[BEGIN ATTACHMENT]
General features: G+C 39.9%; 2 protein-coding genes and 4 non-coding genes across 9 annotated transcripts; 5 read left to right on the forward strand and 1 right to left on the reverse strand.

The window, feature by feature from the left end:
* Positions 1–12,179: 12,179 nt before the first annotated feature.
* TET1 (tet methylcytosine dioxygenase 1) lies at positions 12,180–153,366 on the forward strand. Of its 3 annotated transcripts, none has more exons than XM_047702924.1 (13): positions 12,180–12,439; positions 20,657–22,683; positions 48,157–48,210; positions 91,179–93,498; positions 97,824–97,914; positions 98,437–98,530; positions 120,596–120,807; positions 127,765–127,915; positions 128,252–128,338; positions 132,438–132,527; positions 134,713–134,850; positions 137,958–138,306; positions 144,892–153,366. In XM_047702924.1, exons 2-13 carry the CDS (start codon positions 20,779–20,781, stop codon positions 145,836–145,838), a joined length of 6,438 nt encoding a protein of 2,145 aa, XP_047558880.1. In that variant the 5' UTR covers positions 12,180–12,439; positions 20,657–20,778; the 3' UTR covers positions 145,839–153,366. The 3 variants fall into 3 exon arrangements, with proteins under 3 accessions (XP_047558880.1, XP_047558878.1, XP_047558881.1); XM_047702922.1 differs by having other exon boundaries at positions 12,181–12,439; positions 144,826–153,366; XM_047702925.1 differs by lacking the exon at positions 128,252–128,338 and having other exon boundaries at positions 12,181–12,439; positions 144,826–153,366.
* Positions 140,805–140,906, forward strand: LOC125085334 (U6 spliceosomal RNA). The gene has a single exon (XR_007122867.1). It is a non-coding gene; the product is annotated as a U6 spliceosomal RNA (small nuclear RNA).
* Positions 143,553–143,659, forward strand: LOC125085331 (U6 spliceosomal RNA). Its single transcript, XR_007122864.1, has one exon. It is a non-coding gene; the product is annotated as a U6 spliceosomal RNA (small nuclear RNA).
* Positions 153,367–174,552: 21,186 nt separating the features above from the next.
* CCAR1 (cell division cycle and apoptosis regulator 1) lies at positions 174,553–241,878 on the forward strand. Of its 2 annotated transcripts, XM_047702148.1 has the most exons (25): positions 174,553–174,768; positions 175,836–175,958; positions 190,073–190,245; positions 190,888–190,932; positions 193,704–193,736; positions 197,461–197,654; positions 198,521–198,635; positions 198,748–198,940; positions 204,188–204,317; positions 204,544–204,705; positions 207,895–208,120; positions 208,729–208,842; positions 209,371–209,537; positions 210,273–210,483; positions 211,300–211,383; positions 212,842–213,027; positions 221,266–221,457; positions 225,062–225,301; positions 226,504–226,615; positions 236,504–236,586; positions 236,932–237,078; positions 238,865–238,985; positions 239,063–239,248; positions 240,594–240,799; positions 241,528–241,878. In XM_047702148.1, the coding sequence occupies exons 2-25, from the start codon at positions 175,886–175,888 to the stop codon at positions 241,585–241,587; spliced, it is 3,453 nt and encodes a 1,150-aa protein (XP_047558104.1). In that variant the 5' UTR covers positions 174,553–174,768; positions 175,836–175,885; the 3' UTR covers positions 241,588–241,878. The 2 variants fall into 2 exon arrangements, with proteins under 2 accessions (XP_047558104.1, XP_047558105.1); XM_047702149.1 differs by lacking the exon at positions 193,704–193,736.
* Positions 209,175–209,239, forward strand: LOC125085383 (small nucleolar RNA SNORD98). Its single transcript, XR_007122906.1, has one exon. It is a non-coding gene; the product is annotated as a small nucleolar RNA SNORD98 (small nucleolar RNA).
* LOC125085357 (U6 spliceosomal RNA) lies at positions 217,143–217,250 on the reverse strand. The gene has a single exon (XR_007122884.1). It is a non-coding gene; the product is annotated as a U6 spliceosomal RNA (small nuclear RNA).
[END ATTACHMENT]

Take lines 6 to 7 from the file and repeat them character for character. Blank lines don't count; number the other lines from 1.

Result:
* Positions 143,553–143,659, forward strand: LOC125085331 (U6 spliceosomal RNA). Its single transcript, XR_007122864.1, has one exon. It is a non-coding gene; the product is annotated as a U6 spliceosomal RNA (small nuclear RNA).
* Positions 153,367–174,552: 21,186 nt separating the features above from the next.